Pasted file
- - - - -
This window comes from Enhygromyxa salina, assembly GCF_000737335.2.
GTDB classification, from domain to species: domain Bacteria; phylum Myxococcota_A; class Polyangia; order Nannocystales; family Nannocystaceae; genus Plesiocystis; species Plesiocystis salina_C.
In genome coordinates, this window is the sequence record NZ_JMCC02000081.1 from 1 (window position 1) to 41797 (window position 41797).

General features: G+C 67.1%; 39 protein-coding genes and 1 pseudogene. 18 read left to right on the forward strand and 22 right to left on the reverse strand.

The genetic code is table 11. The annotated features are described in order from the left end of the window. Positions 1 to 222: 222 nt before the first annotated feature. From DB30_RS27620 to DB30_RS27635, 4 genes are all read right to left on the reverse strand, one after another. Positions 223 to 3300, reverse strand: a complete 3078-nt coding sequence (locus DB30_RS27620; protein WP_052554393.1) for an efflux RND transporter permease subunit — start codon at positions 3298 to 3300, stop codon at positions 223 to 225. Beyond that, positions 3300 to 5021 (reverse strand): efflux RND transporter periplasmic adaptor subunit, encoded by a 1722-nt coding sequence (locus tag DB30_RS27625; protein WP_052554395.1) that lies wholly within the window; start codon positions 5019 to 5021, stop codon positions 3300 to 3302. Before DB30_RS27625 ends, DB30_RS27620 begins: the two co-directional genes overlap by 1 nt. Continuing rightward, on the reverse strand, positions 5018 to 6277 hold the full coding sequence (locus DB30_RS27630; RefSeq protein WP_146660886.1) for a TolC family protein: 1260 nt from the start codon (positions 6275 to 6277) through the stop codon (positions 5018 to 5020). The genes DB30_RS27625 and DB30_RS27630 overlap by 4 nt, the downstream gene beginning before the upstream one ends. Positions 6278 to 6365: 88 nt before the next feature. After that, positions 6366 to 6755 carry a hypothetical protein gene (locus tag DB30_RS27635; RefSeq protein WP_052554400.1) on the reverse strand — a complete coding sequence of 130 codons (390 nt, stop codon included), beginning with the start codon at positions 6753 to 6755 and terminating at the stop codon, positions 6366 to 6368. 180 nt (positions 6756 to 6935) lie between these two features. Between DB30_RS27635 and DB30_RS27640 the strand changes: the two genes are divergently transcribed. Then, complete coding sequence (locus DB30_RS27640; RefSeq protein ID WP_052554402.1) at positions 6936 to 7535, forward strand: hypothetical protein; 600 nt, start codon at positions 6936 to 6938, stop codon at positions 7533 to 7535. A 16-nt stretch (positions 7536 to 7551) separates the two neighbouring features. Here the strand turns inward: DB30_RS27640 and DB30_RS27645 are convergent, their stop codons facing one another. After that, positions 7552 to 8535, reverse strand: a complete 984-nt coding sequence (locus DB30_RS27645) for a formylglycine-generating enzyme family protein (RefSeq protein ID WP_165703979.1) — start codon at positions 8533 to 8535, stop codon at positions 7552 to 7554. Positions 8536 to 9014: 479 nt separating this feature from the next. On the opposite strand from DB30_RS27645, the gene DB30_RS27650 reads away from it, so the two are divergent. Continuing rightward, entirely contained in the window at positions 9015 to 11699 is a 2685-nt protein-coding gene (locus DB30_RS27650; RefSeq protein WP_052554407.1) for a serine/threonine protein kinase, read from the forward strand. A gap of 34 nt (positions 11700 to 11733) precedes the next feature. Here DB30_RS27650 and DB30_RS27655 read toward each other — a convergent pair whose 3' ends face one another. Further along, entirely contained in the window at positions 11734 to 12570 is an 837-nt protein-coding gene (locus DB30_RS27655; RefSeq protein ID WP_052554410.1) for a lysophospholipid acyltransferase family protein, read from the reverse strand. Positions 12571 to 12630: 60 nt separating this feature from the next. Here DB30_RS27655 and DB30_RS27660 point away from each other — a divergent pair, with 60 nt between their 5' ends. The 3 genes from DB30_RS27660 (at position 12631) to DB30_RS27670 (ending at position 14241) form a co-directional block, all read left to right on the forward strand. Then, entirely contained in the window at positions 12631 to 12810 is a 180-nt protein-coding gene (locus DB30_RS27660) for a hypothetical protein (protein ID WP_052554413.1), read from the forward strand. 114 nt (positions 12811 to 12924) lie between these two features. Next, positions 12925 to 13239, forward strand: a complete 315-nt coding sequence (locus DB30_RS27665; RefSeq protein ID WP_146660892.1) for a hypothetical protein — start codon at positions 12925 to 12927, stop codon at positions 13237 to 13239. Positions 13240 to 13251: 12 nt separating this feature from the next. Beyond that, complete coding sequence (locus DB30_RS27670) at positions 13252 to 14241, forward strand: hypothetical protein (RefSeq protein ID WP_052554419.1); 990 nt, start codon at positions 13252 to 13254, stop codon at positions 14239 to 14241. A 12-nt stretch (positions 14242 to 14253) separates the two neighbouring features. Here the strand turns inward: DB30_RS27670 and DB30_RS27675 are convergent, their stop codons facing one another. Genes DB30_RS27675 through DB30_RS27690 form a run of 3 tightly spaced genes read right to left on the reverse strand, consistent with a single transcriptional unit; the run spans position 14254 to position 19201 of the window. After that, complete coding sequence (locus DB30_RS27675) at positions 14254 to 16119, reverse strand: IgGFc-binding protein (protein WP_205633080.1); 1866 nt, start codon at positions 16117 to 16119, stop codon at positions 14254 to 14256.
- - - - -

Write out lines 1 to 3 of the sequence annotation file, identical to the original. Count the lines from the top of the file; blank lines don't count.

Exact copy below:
This window comes from Enhygromyxa salina, assembly GCF_000737335.2.
GTDB classification, from domain to species: domain Bacteria; phylum Myxococcota_A; class Polyangia; order Nannocystales; family Nannocystaceae; genus Plesiocystis; species Plesiocystis salina_C.
In genome coordinates, this window is the sequence record NZ_JMCC02000081.1 from 1 (window position 1) to 41797 (window position 41797).